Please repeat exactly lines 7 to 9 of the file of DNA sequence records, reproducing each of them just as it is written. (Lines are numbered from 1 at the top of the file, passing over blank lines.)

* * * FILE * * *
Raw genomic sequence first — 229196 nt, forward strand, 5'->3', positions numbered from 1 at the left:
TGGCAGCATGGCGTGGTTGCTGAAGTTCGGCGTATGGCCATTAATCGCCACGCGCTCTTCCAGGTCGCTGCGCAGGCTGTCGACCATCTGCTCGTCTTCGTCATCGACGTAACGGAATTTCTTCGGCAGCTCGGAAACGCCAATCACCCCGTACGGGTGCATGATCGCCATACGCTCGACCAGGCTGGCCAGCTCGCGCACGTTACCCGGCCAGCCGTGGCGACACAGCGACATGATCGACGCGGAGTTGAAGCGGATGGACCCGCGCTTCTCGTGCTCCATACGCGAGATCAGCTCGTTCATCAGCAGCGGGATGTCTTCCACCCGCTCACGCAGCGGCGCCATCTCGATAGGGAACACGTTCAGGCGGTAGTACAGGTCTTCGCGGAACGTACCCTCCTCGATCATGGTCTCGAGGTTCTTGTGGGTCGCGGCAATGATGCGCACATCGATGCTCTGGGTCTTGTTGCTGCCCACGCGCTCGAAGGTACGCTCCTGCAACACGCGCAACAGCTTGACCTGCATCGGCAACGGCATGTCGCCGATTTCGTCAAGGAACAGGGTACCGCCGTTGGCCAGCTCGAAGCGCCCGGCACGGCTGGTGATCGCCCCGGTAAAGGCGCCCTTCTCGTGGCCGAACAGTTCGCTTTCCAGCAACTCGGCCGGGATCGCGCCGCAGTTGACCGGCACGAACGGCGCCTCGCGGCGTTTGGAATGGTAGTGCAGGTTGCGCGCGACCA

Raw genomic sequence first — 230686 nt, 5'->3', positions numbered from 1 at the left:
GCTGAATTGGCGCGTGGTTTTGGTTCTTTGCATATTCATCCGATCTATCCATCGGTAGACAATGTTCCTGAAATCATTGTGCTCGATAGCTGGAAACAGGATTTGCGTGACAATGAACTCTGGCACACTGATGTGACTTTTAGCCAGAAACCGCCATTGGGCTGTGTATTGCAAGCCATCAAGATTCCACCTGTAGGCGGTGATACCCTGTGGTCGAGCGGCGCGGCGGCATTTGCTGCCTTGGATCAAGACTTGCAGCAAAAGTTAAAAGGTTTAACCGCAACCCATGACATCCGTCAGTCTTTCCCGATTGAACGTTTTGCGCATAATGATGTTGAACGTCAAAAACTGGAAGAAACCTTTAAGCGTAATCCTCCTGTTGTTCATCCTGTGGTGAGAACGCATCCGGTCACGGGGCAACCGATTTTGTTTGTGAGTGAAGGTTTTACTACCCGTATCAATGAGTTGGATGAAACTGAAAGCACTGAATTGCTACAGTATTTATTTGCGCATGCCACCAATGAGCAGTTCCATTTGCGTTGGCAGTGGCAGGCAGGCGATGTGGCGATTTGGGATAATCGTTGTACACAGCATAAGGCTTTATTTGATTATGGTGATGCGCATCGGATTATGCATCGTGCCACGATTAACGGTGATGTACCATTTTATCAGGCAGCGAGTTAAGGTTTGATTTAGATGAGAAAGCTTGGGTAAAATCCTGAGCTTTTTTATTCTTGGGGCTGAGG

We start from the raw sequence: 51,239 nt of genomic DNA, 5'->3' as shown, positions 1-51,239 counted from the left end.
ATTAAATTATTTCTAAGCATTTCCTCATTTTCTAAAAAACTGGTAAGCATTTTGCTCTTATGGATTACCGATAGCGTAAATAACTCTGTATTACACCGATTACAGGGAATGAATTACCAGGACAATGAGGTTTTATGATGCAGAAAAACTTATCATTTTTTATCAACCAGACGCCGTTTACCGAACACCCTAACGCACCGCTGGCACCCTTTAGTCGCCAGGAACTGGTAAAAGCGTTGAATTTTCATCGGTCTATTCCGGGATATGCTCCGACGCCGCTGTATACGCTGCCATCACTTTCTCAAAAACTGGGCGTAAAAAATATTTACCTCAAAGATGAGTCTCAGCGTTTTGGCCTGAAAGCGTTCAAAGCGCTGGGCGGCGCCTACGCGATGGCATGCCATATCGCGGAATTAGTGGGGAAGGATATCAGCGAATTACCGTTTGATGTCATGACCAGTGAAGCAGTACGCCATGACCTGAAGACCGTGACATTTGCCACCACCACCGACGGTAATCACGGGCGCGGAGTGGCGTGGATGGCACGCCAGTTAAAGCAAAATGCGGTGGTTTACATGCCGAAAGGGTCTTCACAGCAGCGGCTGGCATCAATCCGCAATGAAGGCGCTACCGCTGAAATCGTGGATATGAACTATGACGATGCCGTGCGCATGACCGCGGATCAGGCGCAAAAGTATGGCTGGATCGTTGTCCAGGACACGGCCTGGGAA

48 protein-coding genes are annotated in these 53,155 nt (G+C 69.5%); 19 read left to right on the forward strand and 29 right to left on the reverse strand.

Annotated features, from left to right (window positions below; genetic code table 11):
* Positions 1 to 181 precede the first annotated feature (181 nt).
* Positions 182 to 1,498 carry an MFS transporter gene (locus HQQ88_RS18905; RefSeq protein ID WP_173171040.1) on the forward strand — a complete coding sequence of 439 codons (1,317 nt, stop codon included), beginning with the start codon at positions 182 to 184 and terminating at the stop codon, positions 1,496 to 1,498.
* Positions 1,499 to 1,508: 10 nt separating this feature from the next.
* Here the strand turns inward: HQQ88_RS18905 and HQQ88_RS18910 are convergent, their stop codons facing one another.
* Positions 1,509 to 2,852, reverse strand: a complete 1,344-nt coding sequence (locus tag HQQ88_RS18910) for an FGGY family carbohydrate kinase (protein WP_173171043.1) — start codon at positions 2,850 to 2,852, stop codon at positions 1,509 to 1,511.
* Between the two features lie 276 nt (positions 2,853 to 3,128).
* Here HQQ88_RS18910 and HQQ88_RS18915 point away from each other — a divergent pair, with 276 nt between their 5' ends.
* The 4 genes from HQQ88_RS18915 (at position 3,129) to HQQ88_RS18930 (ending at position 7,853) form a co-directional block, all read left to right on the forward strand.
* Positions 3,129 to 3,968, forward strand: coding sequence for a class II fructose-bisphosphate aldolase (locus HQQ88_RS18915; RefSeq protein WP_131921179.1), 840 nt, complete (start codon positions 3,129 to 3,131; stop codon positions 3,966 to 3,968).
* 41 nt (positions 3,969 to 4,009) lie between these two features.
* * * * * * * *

48 protein-coding genes are annotated in these 53,155 nt (G+C 69.5%); 19 read left to right on the forward strand and 29 right to left on the reverse strand.

Annotated features, from left to right (window positions below; genetic code table 11):
* Positions 1 to 181 precede the first annotated feature (181 nt).